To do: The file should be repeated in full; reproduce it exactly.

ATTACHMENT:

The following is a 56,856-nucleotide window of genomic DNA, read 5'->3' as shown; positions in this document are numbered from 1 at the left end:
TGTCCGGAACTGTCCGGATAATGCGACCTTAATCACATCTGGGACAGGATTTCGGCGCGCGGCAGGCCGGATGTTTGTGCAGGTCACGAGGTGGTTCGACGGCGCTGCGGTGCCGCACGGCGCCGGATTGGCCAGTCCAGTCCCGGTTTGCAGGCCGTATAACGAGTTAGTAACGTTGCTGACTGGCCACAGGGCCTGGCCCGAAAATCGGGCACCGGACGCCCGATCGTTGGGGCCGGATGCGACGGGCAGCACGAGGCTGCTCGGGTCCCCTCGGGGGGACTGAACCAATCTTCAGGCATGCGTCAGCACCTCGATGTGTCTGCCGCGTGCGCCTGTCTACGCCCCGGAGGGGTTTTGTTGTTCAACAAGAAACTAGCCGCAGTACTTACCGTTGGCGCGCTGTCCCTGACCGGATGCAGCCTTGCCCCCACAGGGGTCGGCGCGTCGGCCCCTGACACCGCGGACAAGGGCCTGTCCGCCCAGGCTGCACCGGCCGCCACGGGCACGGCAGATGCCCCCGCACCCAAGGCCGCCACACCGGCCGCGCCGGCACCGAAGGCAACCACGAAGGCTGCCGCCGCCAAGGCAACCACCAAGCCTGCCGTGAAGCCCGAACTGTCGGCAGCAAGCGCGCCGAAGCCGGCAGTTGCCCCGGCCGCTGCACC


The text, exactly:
The following is a 56,856-nucleotide window of genomic DNA, read 5'->3' as shown; positions in this document are numbered from 1 at the left end:
TGTCCGGAACTGTCCGGATAATGCGACCTTAATCACATCTGGGACAGGATTTCGGCGCGCGGCAGGCCGGATGTTTGTGCAGGTCACGAGGTGGTTCGACGGCGCTGCGGTGCCGCACGGCGCCGGATTGGCCAGTCCAGTCCCGGTTTGCAGGCCGTATAACGAGTTAGTAACGTTGCTGACTGGCCACAGGGCCTGGCCCGAAAATCGGGCACCGGACGCCCGATCGTTGGGGCCGGATGCGACGGGCAGCACGAGGCTGCTCGGGTCCCCTCGGGGGGACTGAACCAATCTTCAGGCATGCGTCAGCACCTCGATGTGTCTGCCGCGTGCGCCTGTCTACGCCCCGGAGGGGTTTTGTTGTTCAACAAGAAACTAGCCGCAGTACTTACCGTTGGCGCGCTGTCCCTGACCGGATGCAGCCTTGCCCCCACAGGGGTCGGCGCGTCGGCCCCTGACACCGCGGACAAGGGCCTGTCCGCCCAGGCTGCACCGGCCGCCACGGGCACGGCAGATGCCCCCGCACCCAAGGCCGCCACACCGGCCGCGCCGGCACCGAAGGCAACCACGAAGGCTGCCGCCGCCAAGGCAACCACCAAGCCTGCCGTGAAGCCCGAACTGTCGGCAGCAAGCGCGCCGAAGCCGGCAGTTGCCCCGGCCGCTGCACC